30 Spiritual Beliefs not fit for Human Consumption

  1. Abundance is your birth right
  2. Everything depends upon God’s will.
  3. Experience an ageless body and timeless mind
  4. Live a life of unconditional love.
  5. No one can change your life. Only you can.
  6. Only an Act of Grace changes your life
  7. Only your thoughts make you unhappy
  8. Separation is the greatest illusion
  9. The present moment is all you have
  10. The world belongs to you
  11. There is Cosmic Intelligence to know beyond your mind
  12. There is nothing to do, nowhere to go
  13. You are already perfect
  14. You are full of infinite universes
  15. You are one with everything.
  16. You are the master of your inner life
  17. You are the world
  18. You are your thoughts
  19. You can become whatever you want to become
  20. You can change the brain and body with thought alone
  21. You can create a new self
  22. You can know your True Self
  23. You create your own happiness. None can make you happy
  24. You create your own reality
  25. You must learn to forgive
  26. You must let go of everything
  27. You must surrender to the Master
  28. You will be confused if you follow another teacher or method
  29. Your attitude stops you from finding wealth and happiness
  30. Your choices determine your life

4 thoughts on “30 Spiritual Beliefs not fit for Human Consumption”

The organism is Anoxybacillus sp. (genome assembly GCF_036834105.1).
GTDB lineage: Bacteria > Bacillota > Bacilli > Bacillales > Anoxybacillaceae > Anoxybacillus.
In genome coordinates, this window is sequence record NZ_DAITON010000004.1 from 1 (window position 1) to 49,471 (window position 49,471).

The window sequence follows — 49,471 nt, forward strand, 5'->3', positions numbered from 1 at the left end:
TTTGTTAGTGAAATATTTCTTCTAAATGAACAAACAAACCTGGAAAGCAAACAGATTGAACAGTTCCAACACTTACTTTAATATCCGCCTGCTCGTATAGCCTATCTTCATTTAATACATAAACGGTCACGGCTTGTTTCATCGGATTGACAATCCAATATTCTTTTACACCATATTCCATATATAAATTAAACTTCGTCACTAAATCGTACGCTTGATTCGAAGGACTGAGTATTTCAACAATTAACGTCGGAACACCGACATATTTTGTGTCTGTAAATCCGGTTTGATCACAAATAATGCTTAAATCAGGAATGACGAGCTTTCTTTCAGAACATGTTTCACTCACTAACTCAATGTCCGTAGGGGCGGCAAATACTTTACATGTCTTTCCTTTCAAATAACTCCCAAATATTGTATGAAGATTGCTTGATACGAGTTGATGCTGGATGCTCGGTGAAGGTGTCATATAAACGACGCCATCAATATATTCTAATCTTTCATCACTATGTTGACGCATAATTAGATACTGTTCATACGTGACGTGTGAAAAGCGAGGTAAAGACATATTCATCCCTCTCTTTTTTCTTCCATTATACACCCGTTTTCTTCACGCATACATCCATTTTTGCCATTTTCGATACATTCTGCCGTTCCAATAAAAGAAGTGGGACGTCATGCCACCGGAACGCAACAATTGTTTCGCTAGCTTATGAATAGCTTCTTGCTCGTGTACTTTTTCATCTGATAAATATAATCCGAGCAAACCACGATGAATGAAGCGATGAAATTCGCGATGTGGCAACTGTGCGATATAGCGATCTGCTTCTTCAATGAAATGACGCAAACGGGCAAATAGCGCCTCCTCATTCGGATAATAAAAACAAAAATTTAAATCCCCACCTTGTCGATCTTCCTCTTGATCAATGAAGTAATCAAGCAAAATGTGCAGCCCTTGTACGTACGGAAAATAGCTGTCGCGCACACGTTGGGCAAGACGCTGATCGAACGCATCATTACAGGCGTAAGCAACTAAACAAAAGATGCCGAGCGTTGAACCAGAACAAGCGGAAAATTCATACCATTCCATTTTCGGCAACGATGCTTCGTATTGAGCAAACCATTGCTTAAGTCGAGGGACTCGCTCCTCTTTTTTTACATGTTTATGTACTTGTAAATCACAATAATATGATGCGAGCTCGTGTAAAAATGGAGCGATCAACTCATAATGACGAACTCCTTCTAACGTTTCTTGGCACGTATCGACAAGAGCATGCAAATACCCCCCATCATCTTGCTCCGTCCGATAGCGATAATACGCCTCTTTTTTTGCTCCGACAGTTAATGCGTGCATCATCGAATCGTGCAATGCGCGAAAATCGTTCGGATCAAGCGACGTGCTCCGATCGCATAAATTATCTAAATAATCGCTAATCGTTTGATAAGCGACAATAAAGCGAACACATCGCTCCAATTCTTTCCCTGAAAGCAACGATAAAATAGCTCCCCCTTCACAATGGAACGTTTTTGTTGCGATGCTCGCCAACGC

1. This was posted in a discussion group I belong to and caused a lot of confusion. Do you mean these are too deep for humans to understand (consume)? Or that they are untrue?

    Several seem contrary to Buddhism and/or each other. Can you provide some context?

  2. I find this list problematic. Some of the items (e.e., #1, 2, 6, 27, 28 among others) are indeed truly toxic. Others (e.g., #12, 13, 15) are reflections or hints at ultimate truth that are perhaps unhelpful for beginners. Many of the items call for a nuanced interpretation and some context (e.g., #8, 9, 23).

  3. Laurence Mather

    Thanks Christopher, when you mentioned the unconditional-love meme it gave me a reason to reflect. Perhaps, this belief is poorly understood? I think we can love and be compassionate when we have done an unskilful action with an unskilful intention but this does not mean we excuse what we have done. I like the formulas: ‘acknowledge, forgive, learn’ and, ‘recognition, no blame, change’. I wonder if we are capable of love and goodwill without being complacent about the disgusting things that happen and, do our best to remedy injustice and needless suffering? This would be a manifestation of unconditional or unstoppable love IMO.

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